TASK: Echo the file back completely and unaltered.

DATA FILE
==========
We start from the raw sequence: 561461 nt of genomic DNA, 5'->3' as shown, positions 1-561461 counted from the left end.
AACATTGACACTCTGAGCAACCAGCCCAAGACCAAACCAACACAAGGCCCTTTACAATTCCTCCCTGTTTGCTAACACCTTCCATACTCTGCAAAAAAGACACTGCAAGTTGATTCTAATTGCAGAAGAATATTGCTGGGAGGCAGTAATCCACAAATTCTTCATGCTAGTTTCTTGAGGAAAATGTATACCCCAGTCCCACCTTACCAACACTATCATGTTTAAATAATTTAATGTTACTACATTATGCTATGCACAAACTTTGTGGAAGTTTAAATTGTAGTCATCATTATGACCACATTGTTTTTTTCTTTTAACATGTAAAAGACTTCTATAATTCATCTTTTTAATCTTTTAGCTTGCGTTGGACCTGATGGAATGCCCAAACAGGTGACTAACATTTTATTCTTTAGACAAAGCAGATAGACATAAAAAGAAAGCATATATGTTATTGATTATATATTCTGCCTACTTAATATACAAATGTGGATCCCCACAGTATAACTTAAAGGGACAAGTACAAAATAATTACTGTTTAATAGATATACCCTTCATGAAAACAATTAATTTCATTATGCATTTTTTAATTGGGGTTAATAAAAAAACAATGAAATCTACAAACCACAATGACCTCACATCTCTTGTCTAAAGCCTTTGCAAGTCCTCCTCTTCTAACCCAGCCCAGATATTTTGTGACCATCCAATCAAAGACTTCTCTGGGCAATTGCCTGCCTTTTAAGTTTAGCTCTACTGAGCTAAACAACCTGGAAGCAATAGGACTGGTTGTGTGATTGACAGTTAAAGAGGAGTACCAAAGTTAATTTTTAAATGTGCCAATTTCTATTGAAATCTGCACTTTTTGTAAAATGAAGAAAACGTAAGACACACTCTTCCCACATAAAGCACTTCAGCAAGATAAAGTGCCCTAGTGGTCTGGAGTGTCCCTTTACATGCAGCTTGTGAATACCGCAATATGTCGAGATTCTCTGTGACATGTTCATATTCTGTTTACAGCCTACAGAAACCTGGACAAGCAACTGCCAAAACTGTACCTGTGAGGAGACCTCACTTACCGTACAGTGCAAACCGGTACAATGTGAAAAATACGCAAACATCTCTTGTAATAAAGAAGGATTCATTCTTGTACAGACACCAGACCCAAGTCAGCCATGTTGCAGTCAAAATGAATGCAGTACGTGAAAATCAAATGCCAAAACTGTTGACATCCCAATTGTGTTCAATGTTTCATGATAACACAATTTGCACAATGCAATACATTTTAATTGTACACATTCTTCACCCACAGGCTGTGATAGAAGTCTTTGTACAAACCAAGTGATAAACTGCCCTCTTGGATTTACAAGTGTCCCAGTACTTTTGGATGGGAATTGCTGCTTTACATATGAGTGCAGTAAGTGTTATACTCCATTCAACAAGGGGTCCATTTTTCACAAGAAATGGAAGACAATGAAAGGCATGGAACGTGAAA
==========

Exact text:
We start from the raw sequence: 561461 nt of genomic DNA, 5'->3' as shown, positions 1-561461 counted from the left end.
AACATTGACACTCTGAGCAACCAGCCCAAGACCAAACCAACACAAGGCCCTTTACAATTCCTCCCTGTTTGCTAACACCTTCCATACTCTGCAAAAAAGACACTGCAAGTTGATTCTAATTGCAGAAGAATATTGCTGGGAGGCAGTAATCCACAAATTCTTCATGCTAGTTTCTTGAGGAAAATGTATACCCCAGTCCCACCTTACCAACACTATCATGTTTAAATAATTTAATGTTACTACATTATGCTATGCACAAACTTTGTGGAAGTTTAAATTGTAGTCATCATTATGACCACATTGTTTTTTTCTTTTAACATGTAAAAGACTTCTATAATTCATCTTTTTAATCTTTTAGCTTGCGTTGGACCTGATGGAATGCCCAAACAGGTGACTAACATTTTATTCTTTAGACAAAGCAGATAGACATAAAAAGAAAGCATATATGTTATTGATTATATATTCTGCCTACTTAATATACAAATGTGGATCCCCACAGTATAACTTAAAGGGACAAGTACAAAATAATTACTGTTTAATAGATATACCCTTCATGAAAACAATTAATTTCATTATGCATTTTTTAATTGGGGTTAATAAAAAAACAATGAAATCTACAAACCACAATGACCTCACATCTCTTGTCTAAAGCCTTTGCAAGTCCTCCTCTTCTAACCCAGCCCAGATATTTTGTGACCATCCAATCAAAGACTTCTCTGGGCAATTGCCTGCCTTTTAAGTTTAGCTCTACTGAGCTAAACAACCTGGAAGCAATAGGACTGGTTGTGTGATTGACAGTTAAAGAGGAGTACCAAAGTTAATTTTTAAATGTGCCAATTTCTATTGAAATCTGCACTTTTTGTAAAATGAAGAAAACGTAAGACACACTCTTCCCACATAAAGCACTTCAGCAAGATAAAGTGCCCTAGTGGTCTGGAGTGTCCCTTTACATGCAGCTTGTGAATACCGCAATATGTCGAGATTCTCTGTGACATGTTCATATTCTGTTTACAGCCTACAGAAACCTGGACAAGCAACTGCCAAAACTGTACCTGTGAGGAGACCTCACTTACCGTACAGTGCAAACCGGTACAATGTGAAAAATACGCAAACATCTCTTGTAATAAAGAAGGATTCATTCTTGTACAGACACCAGACCCAAGTCAGCCATGTTGCAGTCAAAATGAATGCAGTACGTGAAAATCAAATGCCAAAACTGTTGACATCCCAATTGTGTTCAATGTTTCATGATAACACAATTTGCACAATGCAATACATTTTAATTGTACACATTCTTCACCCACAGGCTGTGATAGAAGTCTTTGTACAAACCAAGTGATAAACTGCCCTCTTGGATTTACAAGTGTCCCAGTACTTTTGGATGGGAATTGCTGCTTTACATATGAGTGCAGTAAGTGTTATACTCCATTCAACAAGGGGTCCATTTTTCACAAGAAATGGAAGACAATGAAAGGCATGGAACGTGAAA